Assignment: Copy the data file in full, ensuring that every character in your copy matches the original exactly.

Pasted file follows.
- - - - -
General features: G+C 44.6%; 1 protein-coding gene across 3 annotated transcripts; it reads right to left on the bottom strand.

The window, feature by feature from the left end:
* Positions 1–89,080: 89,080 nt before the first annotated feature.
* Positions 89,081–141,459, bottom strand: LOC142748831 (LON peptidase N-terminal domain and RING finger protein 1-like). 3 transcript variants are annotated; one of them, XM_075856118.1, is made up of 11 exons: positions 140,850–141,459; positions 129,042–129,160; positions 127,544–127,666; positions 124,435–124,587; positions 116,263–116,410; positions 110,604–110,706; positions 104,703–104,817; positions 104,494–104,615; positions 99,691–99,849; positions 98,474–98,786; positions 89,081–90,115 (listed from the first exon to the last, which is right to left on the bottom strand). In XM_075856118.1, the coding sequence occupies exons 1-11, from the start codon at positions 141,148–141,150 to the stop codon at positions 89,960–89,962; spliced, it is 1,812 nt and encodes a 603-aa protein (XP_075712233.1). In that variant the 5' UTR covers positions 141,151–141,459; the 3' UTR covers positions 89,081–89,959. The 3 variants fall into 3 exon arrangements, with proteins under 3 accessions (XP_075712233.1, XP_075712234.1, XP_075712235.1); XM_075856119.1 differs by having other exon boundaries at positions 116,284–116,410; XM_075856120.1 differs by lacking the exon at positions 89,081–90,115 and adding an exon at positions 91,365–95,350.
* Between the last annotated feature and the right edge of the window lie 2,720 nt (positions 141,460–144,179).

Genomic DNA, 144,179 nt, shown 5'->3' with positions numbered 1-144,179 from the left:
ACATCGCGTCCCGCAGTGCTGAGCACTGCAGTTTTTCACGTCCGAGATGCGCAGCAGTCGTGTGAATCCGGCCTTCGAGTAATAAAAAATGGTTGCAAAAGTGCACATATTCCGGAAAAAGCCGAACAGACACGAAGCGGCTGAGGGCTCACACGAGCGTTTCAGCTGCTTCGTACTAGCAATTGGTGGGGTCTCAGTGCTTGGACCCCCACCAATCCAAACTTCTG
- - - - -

General features: G+C 44.6%; 1 protein-coding gene across 3 annotated transcripts; it reads right to left on the bottom strand.

The window, feature by feature from the left end:
* Positions 1–89,080: 89,080 nt before the first annotated feature.
* Positions 89,081–141,459, bottom strand: LOC142748831 (LON peptidase N-terminal domain and RING finger protein 1-like). 3 transcript variants are annotated; one of them, XM_075856118.1, is made up of 11 exons: positions 140,850–141,459; positions 129,042–129,160; positions 127,544–127,666; positions 124,435–124,587; positions 116,263–116,410; positions 110,604–110,706; positions 104,703–104,817; positions 104,494–104,615; positions 99,691–99,849; positions 98,474–98,786; positions 89,081–90,115 (listed from the first exon to the last, which is right to left on the bottom strand). In XM_075856118.1, the coding sequence occupies exons 1-11, from the start codon at positions 141,148–141,150 to the stop codon at positions 89,960–89,962; spliced, it is 1,812 nt and encodes a 603-aa protein (XP_075712233.1). In that variant the 5' UTR covers positions 141,151–141,459; the 3' UTR covers positions 89,081–89,959. The 3 variants fall into 3 exon arrangements, with proteins under 3 accessions (XP_075712233.1, XP_075712234.1, XP_075712235.1); XM_075856119.1 differs by having other exon boundaries at positions 116,284–116,410; XM_075856120.1 differs by lacking the exon at positions 89,081–90,115 and adding an exon at positions 91,365–95,350.
* Between the last annotated feature and the right edge of the window lie 2,720 nt (positions 141,460–144,179).

Genomic DNA, 144,179 nt, shown 5'->3' with positions numbered 1-144,179 from the left:
ACATCGCGTCCCGCAGTGCTGAGCACTGCAGTTTTTCACGTCCGAGATGCGCAGCAGTCGTGTGAATCCGGCCTTCGAGTAATAAAAAATGGTTGCAAAAGTGCACATATTCCGGAAAAAGCCGAACAGACACGAAGCGGCTGAGGGCTCACACGAGCGTTTCAGCTGCTTCGTACTAGCAATTGGTGGGGTCTCAGTGCTTGGACCCCCACCAATCCAAACTTCTG